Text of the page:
Before he played the Sheriff without a gun Andy Taylor in what is likely the greatest TV comedy of all-time, The Andy Griffith Show, Andy Griffith started his wonderful career out with a little-known comedy called No Time for Sergeants. While it's not that well-known today, the film helped make Andy Griffith more popular, which led to his role in the acclaimed show I mentioned. As for the film, I can clearly see why Andy was so excellent in his roles.
In the film, Andy Griffith plays Will Stockdale, a Southern American farmer who's been drafted to serve in the Air Force. Despite being dragged to the base in handcuffs (due to his father hiding the draft notices), Stockdale is excited about serving his country, but his lack of knowledge of the military in general brings him to the subject of ridicule. But Stockdale, despite this, still intends to make things right, but he unintentionally keeps annoying his fellow army men.
The film also features Nick Adams as Stockdale's army pal Ben, who longs to join the infantry, Murray Hamilton as Private Irwin, who, according to Stockdale, is suffering from a "disease" called ROTC, Myron McCormick as the annoyed Sergeant King, and in his big-screen debut, Don Knotts makes a one-scene appearance as a coordination officer.
The story started out as a famous novel which was then made into a TV movie also starring Griffith, which would then be made into a Broadway play. Either way you see it, the film version of No Time for Sergeants is a very funny comedy.
Now I was a little skeptical of the film first cause it takes its time for it to develop. The opening scene with Griffith being recruited I felt was a little stereotypical when it comes to depictions of Southerners and there just wasn't much comedy in this scene. But once we go into the barracks, then the film becomes a truly funny masterpiece. Tons of comedic sequences are put in this film, and they're very funny, which is funny cause the film was directed by Mervyn LeRoy, who was best known for directing dramas like I Am a Fugitive From a Chain Gang. But, the great thing is, the comedy is truly funny comedy.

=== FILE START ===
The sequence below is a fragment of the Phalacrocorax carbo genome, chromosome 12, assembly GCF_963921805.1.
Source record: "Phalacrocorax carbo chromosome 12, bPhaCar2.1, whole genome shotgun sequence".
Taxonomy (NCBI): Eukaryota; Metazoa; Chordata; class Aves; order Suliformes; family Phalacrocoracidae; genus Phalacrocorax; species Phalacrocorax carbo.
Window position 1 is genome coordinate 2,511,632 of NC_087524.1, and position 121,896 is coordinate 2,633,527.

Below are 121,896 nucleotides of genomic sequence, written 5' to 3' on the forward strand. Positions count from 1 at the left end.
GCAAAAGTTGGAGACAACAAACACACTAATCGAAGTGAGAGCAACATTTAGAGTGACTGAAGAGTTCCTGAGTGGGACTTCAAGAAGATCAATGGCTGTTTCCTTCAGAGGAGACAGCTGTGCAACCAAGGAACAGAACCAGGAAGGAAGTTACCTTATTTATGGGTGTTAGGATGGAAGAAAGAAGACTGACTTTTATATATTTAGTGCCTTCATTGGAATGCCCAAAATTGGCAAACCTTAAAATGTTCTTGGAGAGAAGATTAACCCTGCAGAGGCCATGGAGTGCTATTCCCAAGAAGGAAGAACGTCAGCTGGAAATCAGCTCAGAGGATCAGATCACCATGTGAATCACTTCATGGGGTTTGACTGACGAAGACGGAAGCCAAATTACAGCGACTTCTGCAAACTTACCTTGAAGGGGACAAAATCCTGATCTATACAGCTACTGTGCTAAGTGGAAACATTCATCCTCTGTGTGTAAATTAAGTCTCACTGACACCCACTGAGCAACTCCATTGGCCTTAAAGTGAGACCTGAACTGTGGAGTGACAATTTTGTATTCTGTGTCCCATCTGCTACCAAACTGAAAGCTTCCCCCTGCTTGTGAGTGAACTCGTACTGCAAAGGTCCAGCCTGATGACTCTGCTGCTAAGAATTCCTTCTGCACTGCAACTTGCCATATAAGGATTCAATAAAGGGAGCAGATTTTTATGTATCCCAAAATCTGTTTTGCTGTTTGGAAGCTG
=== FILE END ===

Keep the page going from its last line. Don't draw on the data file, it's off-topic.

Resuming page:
Who makes the film the funny film it is? Well, the answer is easily Andy Griffith. Like his role as Andy Taylor in the already mentioned masterpiece show he starred in for eight years, Griffith could have made his Southern drawl comedic approach a little goofy and silly, but what he does is take the drawl, make it into an form of innocence, and creates a dumb but truly funny character. He also can move people in terms of American pride, especially in a scene where Griffith compliments a trumpeter playing "Taps". As for the comedy, Griffith leads into some very hilarious moments in the film, such as a scene where he becomes the "Public Latrine Officer", a sequence involving Don Knotts (who, just like he would steal the show as Barney Fife in The Andy Griffith Show, would steal his one scene here), a sequence involving a psychiatrist, and the ending involving his supposed death. Nick Adams also had some memorable moments as Griffith's army buddy, and while it might have been funnier had Don Knotts done the role, Adams was still funny in the role just the same. Myron McCormick is also funny as the annoyed Sergeant King, particularly in his facial expressions.
No, it will never outdo The Andy Griffith Show, but for his first film appearance, Andy Griffith provides that sense of innocence and simple country humor that makes No Time for Sergeants a funny film. If you loved The Andy Griffith Show, then you would enjoy this film as well.